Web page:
In recent decades Christian advocacy groups, prompted by motives that have been questioned by some, have felt a powerful urge to enlist the Founding Fathers in their respective congregations. But recovering the spiritual convictions of the Founders, in all their messy integrity, is not an easy task. Once again, diversity is the dominant pattern. Franklin and Jefferson were deists, Washington harbored a pantheistic sense of providential destiny, John Adams began a Congregationalist and ended a Unitarian, Hamilton was a lukewarm Anglican for most of his life but embraced a more actively Christian posture after his son died in a duel.

Jefferson and Franklin Deists? Neither of them referred to themselves as Deists in their adult life. Franklin embraced Deism as a teenager but rejected Deism his entire adult life. Both Franklin and Jefferson, contra the Deists, invoked an active, personal God. Ellis apparently is unaware that Adams' Congregation preached Unitarianism as of 1750 and Adams testified being one since a teenager.

When one examines the specific doctrines in which each of the five key Founders Ellis invokes believed, it turns out that little difference can be found between Jefferson's and Franklin's "Deism," Adams' "Unitarianism," Washington's "pantheistic sense of providential destiny," and Hamilton's "lukewarm Anglicanism."

Thursday, February 22, 2007

Reactions to Natural Rights and Fusionism Topic:

Thanks to Julian Sanchez for linking to my post on Locke and Natural Rights. Sanchez's post seeks to answer every other point that Feser made in his article, while he "outsources" the point on Locke to me.

Feser replied to my post in the comments here, to which I replied here.

Finally, Sandefur has a great take on Locke and liberty. I agree with the overall point that he makes which I take to be that what Locke was arguing in 1689 context is different than where libertarians have taken his ideas. And I think he would agree with me, contra Feser, that there is no inherent problem with how libertarians -- indeed our Founders themselves -- have tweaked/built upon Locke's ideas to allow man more liberty to do things which Locke himself would not agree with.

Wednesday, February 21, 2007

I'm Not Sure Whom Medved Insults More:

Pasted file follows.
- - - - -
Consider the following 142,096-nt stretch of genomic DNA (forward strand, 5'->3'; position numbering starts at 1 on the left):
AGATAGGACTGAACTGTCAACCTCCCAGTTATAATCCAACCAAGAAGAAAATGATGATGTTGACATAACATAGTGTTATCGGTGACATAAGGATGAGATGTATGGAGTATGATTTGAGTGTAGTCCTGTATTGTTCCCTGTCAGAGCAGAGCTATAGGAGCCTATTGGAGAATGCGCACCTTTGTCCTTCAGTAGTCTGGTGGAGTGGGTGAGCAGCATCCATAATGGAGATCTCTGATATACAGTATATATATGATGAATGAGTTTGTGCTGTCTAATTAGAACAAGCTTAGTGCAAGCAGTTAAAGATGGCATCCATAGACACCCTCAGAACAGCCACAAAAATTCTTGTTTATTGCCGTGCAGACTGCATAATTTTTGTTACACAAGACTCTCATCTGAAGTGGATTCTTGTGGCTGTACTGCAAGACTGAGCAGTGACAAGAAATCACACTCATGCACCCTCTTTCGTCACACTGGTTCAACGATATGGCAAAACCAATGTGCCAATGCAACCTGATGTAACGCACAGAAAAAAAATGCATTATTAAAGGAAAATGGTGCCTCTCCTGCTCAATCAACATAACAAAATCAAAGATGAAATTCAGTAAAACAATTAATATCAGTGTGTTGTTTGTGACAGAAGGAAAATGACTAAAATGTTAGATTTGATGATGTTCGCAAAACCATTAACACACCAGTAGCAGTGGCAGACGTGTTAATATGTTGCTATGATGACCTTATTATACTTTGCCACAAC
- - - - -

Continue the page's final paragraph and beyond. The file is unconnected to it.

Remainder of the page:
...in this article: gays or "profoundly unattractive, morbidly obese women." The offending passage:

The much better analogy for discomfort at gay teammates involves the widespread (and generally accepted) idea that women and men shouldn't share locker rooms. Making gay males unwelcome in the intimate circumstances of an NBA team makes just as much sense as making straight males unwelcome in the showers for a women's team at the WNBA. Most female athletes would prefer not to shower together with men not because they hate males (though some of them no doubt do), but because they hope to avoid the tension, distraction and complication that prove inevitable when issues of sexual attraction (and even arousal) intrude into the arena of competitive sports.

Tim Hardaway (and most of his former NBA teammates) wouldn't welcome openly gay players into the locker room any more than they'd welcome profoundly unattractive, morbidly obese women. I specify unattractive females because if a young lady is attractive (or, even better, downright "hot") most guys, very much including the notorious love machines of the National Basketball Association, would probably welcome her joining their showers. The ill-favored, grossly overweight female is the right counterpart to a gay male because, like the homosexual, she causes discomfort due to the fact that attraction can only operate in one direction. She might well feel drawn to the straight guys with whom she's grouped, while they feel downright repulsed at the very idea of sex with her.

Many gay activists suggest that this near-universal straight male repulsion at the idea of sex with another man is merely the product of cultural conditioning: a learned prejudice that ought to be unlearned. This represents the core message of gay pride parades and even the drive for same-sex marriage: an effort to persuade all of society that gay sex is as beautiful as straight sex, and to "cure" men of their visceral disgust at the very thought of what two (or more) male homosexuals do with one another.

I'm not going to tackle all of this, just a few points. First, I don't doubt that some significant percentage of heterosexual men, through no fault of their own, find all homosexual acts to be "icky." Though, as I will explain in more detail, to suggest that these feelings are "near-universal" in the straight male population is false. The reason why Medved seeks to overstate this innate distaste that many straight men (not straight women, who usually feel quite comfortable in gay male bars and with gay male friends) is the same reason why gays stress their innate homosexuality: "If I feel this way through no choice and no fault of my own, then acting on these feelings must be okay." Therefore, it must be okay for straight men to act homophobic. But, this simply commits the same "naturalistic fallacy" that anti-gay opponents argue the pro-gay side commits: just because you didn't choose those feelings doesn't mean acting on them is "right" or that they come from a "good place" within. Consider, most of those men would have an innate sexual arousal at the thought of two attractive women having sex with one another. Female homosexuality is every bit as homosexual as male homosexuality. That fact alone suggests no reason or rhyme for the guttural feelings that straight men may have at the thought of homosexual acts.